Science and politics - a tale of two meetings
More than 8,000km separate Vienna and Bangkok.
That's roughly the distance that appeared to be separating the minds of people attending very different meetings that took place in the two capitals last week.
In between bites of Sachertorte, scientists unveiled their latest research in many disciplines relating to the Earth - including climate change - at the European Geosciences Union (EGU) annual meeting.
Betwixt pad thai and green curry, at this year's first session of preparatory talks within the UN climate convention (UNFCCC), delegates from the vast majority of the world's governments attempted to find a political route simultaneously acceptable to their masters and appropriate to the level of scientific concern.
Reporting both accurately is a tough task, for different reasons.
The EGU, which I attended, is formed of multiple parallel sessions at which new research is presented - there are so many that keeping track of everything is an impossible task.
The UNFCCC, on the other hand, is a tangled political web that's pretty opaque even if you are present - which clearly, on this occasion, I wasn't.
Those caveats given, here's my brief summary of the two meetings as they relate to climate change.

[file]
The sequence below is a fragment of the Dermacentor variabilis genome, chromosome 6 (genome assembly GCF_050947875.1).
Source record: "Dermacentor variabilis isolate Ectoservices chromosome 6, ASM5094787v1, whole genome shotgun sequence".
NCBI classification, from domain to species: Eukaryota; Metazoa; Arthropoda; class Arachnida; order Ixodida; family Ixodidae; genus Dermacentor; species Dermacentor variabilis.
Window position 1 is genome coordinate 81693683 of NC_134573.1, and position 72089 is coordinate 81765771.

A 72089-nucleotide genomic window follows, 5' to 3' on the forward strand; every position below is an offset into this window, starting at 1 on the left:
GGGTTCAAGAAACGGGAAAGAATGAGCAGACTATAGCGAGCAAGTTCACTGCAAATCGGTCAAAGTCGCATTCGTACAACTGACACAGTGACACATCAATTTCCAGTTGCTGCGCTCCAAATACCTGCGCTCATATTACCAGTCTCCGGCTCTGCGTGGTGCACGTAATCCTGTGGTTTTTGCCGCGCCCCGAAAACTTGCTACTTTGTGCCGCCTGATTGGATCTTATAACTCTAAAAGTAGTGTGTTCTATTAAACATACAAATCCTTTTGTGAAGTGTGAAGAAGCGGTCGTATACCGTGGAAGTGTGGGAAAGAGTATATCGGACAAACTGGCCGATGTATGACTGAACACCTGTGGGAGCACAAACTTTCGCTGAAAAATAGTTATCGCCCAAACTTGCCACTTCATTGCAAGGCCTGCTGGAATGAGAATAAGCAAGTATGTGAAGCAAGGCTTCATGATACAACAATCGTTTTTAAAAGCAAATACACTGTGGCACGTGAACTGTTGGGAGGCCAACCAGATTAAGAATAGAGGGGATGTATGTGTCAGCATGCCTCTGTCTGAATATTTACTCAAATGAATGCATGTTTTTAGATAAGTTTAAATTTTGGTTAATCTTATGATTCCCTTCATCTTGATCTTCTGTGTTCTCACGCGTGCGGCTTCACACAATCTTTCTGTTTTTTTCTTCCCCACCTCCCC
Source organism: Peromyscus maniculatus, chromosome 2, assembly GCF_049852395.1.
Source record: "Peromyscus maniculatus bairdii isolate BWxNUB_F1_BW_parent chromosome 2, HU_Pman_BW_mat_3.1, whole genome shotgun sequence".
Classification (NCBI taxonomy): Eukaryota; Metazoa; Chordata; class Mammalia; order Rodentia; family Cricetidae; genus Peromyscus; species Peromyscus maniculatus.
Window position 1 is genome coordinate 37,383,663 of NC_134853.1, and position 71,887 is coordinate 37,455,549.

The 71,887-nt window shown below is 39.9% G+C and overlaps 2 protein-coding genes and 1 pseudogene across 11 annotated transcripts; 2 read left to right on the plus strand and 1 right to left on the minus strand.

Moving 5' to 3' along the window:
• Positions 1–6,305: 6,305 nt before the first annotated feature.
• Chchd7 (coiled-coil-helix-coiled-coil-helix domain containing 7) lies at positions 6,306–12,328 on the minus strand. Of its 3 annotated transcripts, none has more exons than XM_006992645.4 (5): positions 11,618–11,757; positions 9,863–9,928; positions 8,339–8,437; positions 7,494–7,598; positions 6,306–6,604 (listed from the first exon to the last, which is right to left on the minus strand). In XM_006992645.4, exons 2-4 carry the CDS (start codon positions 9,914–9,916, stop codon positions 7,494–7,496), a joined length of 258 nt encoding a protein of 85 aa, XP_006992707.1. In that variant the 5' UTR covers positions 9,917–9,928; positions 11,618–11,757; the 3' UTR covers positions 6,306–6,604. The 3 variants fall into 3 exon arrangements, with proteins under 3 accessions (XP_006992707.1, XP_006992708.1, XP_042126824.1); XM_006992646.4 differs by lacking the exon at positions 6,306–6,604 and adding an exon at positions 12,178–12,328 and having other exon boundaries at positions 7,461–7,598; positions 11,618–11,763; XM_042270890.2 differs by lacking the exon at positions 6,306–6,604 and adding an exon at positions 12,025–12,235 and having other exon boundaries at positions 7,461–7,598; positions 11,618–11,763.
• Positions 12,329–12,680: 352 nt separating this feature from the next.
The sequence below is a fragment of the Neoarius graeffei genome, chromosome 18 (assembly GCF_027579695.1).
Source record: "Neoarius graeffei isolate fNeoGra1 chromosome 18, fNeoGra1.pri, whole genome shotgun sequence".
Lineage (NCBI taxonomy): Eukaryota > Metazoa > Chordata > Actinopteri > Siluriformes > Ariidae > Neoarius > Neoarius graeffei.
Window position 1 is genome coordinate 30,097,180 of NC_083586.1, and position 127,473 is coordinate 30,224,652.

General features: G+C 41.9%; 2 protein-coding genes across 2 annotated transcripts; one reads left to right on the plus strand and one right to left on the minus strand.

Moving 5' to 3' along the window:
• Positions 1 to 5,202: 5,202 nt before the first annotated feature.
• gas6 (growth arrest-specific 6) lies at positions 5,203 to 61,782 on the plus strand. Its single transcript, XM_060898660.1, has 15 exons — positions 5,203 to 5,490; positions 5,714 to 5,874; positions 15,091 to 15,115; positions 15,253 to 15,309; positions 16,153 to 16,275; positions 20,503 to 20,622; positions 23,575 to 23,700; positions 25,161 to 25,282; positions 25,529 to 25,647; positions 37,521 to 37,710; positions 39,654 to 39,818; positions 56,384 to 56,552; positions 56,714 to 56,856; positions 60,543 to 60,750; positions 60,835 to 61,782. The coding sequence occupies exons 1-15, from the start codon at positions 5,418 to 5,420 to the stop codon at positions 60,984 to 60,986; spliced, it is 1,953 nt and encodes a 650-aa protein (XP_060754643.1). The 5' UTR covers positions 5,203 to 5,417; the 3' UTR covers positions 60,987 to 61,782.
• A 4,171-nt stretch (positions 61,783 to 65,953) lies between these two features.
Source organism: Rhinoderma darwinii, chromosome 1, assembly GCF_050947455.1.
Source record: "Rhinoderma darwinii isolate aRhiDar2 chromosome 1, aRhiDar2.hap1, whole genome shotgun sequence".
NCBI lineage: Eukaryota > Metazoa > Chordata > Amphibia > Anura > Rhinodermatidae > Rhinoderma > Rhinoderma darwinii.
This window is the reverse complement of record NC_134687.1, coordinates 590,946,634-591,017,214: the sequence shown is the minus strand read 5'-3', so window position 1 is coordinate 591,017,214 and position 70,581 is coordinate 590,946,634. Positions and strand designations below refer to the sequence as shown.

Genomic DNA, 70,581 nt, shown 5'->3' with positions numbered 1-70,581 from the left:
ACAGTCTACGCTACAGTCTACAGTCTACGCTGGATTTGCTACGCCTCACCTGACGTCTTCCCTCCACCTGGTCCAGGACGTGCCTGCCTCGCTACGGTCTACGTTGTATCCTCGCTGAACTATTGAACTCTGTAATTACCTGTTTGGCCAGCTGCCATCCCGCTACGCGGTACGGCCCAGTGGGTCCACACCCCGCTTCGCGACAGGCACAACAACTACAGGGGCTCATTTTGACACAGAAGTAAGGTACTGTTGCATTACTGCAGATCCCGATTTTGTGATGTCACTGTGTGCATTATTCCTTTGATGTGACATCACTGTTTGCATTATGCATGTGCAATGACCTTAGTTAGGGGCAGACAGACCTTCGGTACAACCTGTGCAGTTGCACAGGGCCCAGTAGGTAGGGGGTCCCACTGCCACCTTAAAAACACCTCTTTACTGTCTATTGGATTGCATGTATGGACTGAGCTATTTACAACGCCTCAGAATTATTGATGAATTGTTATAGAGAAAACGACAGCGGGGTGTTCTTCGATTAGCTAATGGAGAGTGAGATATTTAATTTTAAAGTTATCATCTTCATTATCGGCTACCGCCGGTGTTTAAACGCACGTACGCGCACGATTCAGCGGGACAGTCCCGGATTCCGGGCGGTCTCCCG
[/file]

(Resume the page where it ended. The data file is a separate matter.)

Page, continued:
Vienna saw lots of talk about ice, particularly the Arctic kind... and not much of it was optimistic.
We saw new models of how quickly Arctic sea ice will melt, and new attempts to understand key mechanisms affecting the Greenland ice sheet.
You may have read about Wieslaw Maslowski's renewed projections that summers will be free of sea ice within this decade.
Not all modellers agree with that timescale... even so, the fact that it's on the agenda indicates the speed of changes in this most totemic of regions.
I didn't have time to report on the Greenland modelling, but one of the packed presentations I attended saw a study indicating that the ice sheet could well reach a tipping point of melting at a global average temperature rise of only 1.5C (2.7F) from pre-industrial times.
We are about halfway there already.
I also dipped into sessions on methane releases from around the Arctic.
This is a really tough issue to research, because historical records aren't good.
So when ships monitor methane bubbling up from around Svalbard, for example, and wonder how important it is, there's no database that you can open to compare present day releases against those from half a century ago.
Nevertheless, we heard that the water in some of these locations has warmed by one or two Celsius in the last few decades, and scientists presented simulations indicating how that may be affecting methane emissions.
Hard data appeared in short supply - for the reasons I've given, plus the fact that this sort of research is hard and expensive.
But I was accosted by one scientist who said his initial calculations indicate methane release could be serious enough to amplify human-induced warming 40-fold.
OK... we're talking here about non-peer-reviewed science, for the most part - the rituals and rhythms of science mean conference presentations are habitually of non-published material.